FIGARO-DKD (FInerenone in reducinG cArdiovascular moRtality and mOrbidity in Diabetic Kidney Disease), a randomized, double-blind, placebo-controlled trial, randomly assigned 7,352 participants to finerenone (N=3686) or placebo (N=3666) on top of standard of care, including a maximum tolerated labeled dose of ACEis or ARBs.9 Patients had UACR ≥30–<300 mg/g and eGFR ≥25–≤90 mL/min/1.73m2 or UACR ≥300–≤5000 mg/g and eGFR ≥60 mL/min/1.73m2.9 This data is under review with the FDA.
KERENDIA significantly reduced the risk of the composite primary endpoint of time to first occurrence of CV death or nonfatal CV events (myocardial infarction, stroke or heart failure hospitalization) by 13% (relative risk reduction, HR 0.87 [95% CI, 0.76-0.98; P=0.0264]) over a median duration of follow-up of 3.4 years when added to maximum tolerated labeled dose of ACEi or ARB in adults with CKD associated with T2D.9 The reduction in the CV composite outcome was primarily driven by hospitalization due to heart failure.9
The incidence of the secondary endpoint, a composite of time to kidney failure, a sustained decrease of eGFR ≥40% from baseline over a period of at least four weeks, or renal death, was lower with finerenone than with placebo, affecting 350 (9.5%) and 395 (10.8%) patients, respectively.9 However, the difference was not statistically significant (HR 0.87 [95% CI, 0.76-1.01; P=0.0689]) over a median duration of follow-up of 3.4 years.9
Overall, hyperkalemia-related adverse events occurred more often in patients receiving finerenone compared with placebo (10.8% and 5.3%, respectively).9 Hospitalization due to hyperkalemia for the finerenone group was 0.6% versus <0.1% in the placebo group, and there was no hyperkalemia-related death in either treatment group. Treatment was discontinued due to hyperkalemia in 1.2% of patients treated with finerenone compared to 0.4% in the placebo group.9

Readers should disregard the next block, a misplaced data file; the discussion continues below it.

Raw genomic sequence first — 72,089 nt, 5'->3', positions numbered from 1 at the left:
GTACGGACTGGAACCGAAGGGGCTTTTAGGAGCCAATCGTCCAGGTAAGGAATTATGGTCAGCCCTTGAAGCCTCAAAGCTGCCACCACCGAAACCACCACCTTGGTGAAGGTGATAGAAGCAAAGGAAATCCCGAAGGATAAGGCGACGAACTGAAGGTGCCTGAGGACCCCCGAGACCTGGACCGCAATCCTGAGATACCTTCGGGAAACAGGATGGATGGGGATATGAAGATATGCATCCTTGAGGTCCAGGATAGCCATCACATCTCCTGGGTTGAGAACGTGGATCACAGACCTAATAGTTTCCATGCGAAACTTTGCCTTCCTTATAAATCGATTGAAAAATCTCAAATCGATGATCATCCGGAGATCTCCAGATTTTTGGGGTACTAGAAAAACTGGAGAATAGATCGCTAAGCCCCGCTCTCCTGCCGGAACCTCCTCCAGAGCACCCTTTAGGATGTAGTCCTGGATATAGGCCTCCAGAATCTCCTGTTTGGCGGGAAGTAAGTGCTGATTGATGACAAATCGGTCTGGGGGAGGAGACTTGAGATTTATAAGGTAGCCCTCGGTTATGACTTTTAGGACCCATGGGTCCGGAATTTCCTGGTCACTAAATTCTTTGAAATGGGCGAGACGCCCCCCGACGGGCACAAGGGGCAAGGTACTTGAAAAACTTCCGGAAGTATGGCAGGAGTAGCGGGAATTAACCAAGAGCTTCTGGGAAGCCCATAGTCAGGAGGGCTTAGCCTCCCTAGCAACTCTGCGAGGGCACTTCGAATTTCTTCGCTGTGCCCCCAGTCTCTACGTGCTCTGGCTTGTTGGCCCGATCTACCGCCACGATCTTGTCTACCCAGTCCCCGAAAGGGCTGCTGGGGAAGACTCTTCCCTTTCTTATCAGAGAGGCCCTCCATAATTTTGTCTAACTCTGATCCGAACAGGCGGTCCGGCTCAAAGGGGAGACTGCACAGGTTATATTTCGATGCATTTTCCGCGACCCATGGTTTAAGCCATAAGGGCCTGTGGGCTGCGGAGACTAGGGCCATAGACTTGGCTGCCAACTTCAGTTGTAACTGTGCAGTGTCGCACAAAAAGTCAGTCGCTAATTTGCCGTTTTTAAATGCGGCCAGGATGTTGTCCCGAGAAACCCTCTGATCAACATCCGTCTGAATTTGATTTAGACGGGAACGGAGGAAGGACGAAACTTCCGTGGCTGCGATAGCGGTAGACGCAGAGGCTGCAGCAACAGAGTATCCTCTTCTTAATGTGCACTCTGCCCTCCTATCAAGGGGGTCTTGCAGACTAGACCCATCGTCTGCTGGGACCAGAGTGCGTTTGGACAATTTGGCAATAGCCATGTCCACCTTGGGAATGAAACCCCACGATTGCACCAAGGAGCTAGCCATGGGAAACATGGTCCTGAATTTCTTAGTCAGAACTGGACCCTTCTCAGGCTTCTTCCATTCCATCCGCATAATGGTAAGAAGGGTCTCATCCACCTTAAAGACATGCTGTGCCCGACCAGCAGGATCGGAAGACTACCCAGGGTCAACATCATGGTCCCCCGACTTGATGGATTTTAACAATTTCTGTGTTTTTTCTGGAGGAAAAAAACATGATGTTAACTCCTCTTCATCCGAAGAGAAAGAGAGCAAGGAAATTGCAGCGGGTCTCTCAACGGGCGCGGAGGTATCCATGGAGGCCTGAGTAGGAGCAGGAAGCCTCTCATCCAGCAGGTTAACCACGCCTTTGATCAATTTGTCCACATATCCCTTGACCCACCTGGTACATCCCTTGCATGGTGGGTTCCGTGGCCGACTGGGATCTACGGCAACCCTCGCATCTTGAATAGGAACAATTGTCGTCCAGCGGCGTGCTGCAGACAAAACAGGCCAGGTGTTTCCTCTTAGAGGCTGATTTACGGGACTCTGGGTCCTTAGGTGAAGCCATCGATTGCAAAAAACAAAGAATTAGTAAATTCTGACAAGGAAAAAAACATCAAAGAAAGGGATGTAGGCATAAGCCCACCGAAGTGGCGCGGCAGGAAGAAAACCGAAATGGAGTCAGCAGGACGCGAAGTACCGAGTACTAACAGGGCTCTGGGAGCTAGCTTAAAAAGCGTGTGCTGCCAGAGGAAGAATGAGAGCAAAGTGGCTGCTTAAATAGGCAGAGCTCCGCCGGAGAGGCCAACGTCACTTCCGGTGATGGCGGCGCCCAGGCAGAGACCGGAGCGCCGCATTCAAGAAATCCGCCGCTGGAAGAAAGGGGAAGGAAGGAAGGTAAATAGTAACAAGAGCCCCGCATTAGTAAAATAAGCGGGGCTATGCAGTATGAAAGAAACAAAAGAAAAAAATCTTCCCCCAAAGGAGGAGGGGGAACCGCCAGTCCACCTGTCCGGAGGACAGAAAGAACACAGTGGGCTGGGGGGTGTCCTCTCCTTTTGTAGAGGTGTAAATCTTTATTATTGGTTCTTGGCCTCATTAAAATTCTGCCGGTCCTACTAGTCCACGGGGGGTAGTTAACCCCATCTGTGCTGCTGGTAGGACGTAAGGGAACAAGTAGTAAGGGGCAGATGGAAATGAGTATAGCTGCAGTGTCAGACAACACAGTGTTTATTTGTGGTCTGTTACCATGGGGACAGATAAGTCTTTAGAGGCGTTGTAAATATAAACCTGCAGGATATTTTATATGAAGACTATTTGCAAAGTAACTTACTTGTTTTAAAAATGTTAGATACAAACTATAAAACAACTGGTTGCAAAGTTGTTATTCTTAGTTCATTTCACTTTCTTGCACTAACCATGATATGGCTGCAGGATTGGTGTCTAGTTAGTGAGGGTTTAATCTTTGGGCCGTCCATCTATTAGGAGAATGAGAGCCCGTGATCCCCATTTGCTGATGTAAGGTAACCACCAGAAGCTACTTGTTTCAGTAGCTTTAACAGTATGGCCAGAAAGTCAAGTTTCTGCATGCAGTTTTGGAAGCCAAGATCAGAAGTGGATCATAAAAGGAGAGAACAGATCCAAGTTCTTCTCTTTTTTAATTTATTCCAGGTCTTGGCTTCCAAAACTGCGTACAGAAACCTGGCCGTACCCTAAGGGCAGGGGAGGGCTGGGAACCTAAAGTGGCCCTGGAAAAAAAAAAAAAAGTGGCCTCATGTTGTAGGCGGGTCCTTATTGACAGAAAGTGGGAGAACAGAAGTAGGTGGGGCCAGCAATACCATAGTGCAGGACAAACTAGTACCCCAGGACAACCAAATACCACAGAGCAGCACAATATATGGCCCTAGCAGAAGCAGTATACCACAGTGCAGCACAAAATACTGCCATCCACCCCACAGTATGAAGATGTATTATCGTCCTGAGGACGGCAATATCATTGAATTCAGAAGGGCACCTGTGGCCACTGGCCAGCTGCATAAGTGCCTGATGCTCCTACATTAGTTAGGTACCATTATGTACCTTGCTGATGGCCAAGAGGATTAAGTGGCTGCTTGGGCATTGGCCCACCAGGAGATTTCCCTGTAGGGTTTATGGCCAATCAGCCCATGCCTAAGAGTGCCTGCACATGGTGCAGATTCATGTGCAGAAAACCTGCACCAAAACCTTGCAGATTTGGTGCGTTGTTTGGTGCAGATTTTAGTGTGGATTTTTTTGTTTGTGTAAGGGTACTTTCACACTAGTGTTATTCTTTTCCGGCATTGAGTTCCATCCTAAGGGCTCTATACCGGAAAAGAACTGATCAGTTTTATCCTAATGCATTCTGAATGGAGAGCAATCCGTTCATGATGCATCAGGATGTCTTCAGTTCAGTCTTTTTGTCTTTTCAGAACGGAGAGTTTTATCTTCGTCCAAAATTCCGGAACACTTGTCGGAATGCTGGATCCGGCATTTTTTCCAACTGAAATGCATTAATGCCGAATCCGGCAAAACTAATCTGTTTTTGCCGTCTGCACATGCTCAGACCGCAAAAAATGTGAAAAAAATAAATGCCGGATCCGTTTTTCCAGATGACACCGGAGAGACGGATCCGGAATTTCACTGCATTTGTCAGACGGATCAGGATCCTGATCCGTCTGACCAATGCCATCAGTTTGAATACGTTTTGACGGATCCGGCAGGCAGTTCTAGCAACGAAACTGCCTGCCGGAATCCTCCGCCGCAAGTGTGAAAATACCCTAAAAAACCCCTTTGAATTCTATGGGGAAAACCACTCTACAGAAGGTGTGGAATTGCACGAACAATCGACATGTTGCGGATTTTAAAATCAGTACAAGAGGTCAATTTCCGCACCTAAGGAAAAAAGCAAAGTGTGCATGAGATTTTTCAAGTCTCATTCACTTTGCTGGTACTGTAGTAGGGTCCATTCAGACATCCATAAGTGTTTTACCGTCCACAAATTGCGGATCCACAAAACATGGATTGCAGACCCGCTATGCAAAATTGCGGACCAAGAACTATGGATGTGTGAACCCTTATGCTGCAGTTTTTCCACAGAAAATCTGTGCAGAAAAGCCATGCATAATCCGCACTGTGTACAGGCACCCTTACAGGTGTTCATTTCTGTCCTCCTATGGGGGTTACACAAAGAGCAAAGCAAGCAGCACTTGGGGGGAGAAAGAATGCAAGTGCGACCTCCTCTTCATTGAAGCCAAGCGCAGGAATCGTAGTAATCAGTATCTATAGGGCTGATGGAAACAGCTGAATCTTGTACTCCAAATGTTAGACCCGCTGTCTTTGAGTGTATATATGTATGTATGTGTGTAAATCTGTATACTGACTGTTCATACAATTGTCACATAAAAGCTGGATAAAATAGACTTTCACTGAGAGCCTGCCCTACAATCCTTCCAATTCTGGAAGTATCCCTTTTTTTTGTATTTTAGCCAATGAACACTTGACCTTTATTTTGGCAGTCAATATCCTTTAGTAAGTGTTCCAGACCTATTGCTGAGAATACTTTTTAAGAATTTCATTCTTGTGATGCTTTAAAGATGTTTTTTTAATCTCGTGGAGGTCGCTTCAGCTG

Bayer also recently announced the initiation of the FINEARTS-HF study, a multicenter, randomized, double-blind, placebo-controlled Phase III study that will investigate finerenone compared to placebo in more than 5,500 symptomatic heart failure patients (NYHA class II-IV) with a left ventricular ejection fraction of ≥40%.10 The primary objective of the study is to demonstrate superiority of finerenone over placebo in reducing the rate of the composite endpoint of cardiovascular death and total (first and recurrent) heart failure events (defined as hospitalizations for heart failure or urgent heart failure visits).10
About Chronic Kidney Disease Associated With Type 2 Diabetes
Patients with CKD associated with T2D are three times more likely to die from a CV-related cause than those with T2D alone.6 CKD is a serious and progressive condition that is generally underrecognized.11 CKD is a frequent complication arising from T2D and is also an independent risk factor of CV disease.12-14 Approximately 40% of all patients with T2D develop CKD.14 Despite guideline-directed therapies, patients with CKD associated with T2D remain at high risk of CKD progression and CV events.12,13,15,16 T2D is the leading cause of end-stage kidney disease, which requires dialysis or a kidney transplant to stay alive.17-19
About Bayer’s Commitment in Cardiovascular and Kidney Diseases
Bayer is an innovation leader in the area of cardiovascular diseases, with a long-standing commitment to delivering science for a better life by advancing a portfolio of innovative treatments. The heart and the kidneys are closely linked in health and disease, and Bayer is working in a wide range of therapeutic areas on new treatment approaches for cardiovascular and kidney diseases with high unmet medical needs. The cardiology franchise at Bayer already includes a number of products and several other compounds in various stages of preclinical and clinical development. Together, these products reflect the company’s approach to research, which prioritizes targets and pathways with the potential to impact the way that cardiovascular diseases are treated.